Japan's Imperial Conspiracy Revisited

Considering its delicate subject matter and the conclusions it draws, Herbert Bix's new biography of the late Showa emperor, Hirohito and the Making of Modern Japan, has drawn surprisingly benign comments in Japan. "I did get a few strange telephone calls when the book first came out," Bix told me from his home in Tokyo. "But a lot of the Japanese who write or send me e-mails say that Gen. [Douglas] MacArthur was wrong when he insisted on protecting the emperor immediately after Japan's surrender."

The book, which came out last summer, caused a considerable stir in the West and Asia with its conclusion that, far from being a passive figure manipulated by militarists, Hirohito actively participated in every phase of the war. The Japanese were a little slower to react. The Asahi Shimbun, Japan's leading newspaper, did not run a lengthy review until November, which Bix says was very positive. Kodansha, one of Japan's leading publishers, has agreed to bring out a Japanese-language edition. Meanwhile, the English version is selling pretty well, ranking 12th in the Internet sales of foreign-language books in the country.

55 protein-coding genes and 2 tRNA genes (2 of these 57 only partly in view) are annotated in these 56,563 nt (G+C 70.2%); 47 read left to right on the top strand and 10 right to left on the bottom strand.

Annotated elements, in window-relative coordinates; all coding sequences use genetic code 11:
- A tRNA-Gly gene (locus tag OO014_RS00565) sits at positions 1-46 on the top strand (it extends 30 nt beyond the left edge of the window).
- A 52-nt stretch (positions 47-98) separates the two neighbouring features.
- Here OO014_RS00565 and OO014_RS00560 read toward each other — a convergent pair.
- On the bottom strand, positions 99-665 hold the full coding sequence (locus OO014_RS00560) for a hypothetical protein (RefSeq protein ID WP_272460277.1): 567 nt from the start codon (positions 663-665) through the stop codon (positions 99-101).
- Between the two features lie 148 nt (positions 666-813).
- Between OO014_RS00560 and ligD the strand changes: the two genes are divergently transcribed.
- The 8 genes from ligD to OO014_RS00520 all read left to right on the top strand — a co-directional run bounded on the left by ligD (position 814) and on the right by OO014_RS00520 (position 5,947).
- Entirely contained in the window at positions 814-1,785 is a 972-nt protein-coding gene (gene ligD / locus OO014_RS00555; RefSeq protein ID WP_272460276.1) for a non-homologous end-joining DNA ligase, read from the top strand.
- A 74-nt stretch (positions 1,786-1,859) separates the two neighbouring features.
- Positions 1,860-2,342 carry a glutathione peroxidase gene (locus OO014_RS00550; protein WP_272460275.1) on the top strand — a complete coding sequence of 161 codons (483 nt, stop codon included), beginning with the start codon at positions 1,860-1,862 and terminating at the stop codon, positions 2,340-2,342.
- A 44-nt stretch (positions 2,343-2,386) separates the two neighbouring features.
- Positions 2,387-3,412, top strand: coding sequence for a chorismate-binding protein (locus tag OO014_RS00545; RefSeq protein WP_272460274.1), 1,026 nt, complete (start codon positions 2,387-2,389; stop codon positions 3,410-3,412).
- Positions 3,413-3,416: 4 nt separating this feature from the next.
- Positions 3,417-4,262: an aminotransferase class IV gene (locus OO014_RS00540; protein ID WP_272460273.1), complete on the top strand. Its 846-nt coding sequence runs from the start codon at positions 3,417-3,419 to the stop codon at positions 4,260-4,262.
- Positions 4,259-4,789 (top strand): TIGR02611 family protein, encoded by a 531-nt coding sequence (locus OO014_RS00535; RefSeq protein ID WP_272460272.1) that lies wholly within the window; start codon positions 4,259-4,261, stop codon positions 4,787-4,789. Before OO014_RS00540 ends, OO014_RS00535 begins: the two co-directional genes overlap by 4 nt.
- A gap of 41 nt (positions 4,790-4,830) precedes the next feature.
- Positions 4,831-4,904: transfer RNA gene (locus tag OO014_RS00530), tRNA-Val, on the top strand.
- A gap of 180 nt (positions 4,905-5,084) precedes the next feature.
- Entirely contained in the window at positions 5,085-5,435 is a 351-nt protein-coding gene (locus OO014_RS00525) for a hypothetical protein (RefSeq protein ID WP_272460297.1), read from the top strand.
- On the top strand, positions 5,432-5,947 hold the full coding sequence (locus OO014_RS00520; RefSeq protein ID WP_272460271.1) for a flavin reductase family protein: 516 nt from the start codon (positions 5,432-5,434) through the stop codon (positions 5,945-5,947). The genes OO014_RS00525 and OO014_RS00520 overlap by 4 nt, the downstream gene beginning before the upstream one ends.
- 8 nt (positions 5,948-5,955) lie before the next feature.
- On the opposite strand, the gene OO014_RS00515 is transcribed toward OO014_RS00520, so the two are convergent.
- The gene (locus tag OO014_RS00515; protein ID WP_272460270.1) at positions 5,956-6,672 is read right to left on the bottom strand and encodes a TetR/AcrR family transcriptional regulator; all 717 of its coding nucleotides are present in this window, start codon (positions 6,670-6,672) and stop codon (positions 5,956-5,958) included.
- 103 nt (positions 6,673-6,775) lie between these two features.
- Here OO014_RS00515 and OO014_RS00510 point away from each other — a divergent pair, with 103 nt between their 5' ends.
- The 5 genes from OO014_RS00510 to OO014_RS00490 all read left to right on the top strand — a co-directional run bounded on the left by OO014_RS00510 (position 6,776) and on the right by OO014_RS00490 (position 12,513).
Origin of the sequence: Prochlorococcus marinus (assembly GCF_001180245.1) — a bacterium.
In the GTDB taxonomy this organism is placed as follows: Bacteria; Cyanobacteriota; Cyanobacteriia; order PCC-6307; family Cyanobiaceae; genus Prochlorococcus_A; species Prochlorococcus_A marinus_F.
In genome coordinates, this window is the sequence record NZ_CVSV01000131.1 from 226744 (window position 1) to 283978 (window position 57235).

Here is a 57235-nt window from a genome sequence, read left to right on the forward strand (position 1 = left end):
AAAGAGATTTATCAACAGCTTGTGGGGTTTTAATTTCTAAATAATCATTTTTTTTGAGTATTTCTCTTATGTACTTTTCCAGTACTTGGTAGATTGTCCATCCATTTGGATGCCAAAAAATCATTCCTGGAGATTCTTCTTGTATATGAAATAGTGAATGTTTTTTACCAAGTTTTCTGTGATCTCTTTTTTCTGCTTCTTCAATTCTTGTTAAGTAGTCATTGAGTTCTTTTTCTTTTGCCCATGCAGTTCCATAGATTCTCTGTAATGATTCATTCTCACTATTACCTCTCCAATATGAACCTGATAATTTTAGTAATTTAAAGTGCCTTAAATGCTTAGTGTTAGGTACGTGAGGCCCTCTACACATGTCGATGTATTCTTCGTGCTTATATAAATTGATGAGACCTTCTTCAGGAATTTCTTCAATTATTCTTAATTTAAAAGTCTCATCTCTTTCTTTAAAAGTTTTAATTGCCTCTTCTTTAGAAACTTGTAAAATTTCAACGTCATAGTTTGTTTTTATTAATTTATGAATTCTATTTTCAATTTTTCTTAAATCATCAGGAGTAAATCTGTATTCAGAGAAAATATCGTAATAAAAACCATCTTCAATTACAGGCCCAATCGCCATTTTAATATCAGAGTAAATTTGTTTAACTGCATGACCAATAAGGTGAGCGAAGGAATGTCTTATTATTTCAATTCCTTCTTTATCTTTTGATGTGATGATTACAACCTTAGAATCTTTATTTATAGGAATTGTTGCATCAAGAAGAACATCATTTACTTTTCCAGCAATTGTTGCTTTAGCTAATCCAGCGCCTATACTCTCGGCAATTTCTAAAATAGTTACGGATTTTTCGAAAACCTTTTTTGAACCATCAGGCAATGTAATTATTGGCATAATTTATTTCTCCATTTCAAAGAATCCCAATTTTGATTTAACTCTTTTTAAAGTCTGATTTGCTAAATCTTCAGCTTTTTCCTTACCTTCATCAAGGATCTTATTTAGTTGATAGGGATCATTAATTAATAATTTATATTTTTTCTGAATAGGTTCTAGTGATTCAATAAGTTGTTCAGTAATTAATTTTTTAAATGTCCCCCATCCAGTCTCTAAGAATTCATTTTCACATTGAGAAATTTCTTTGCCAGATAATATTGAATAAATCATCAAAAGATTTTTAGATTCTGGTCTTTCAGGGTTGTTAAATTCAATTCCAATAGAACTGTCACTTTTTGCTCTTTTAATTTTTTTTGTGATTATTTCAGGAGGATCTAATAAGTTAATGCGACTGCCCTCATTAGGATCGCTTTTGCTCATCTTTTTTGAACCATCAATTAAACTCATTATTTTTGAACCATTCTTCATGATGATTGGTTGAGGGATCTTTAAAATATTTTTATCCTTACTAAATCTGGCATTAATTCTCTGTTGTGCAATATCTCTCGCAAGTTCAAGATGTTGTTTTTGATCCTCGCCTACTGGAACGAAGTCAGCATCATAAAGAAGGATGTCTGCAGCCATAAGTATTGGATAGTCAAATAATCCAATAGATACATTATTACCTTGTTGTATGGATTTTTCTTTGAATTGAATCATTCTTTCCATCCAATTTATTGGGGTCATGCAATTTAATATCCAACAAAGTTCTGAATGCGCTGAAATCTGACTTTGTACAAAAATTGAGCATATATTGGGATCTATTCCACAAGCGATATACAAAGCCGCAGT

All of this suggests that the Japanese public are more open to a franker discussion of the emperor's role in the war years than is sometimes portrayed. Consider, for example, the controversy that accompanied Iris Chang's book The Rape of Nanking, which came out a few years ago. Few Japanese publishers would touch it. But then her book had a very strong polemical, in-your-face, tone that put off many Japanese, even those willing to accept her argument. Not that Bix doesn't have strong opinions. He argues that the American-Japanese whitewash of the emperor's role has stunted the development of Japanese democracy.

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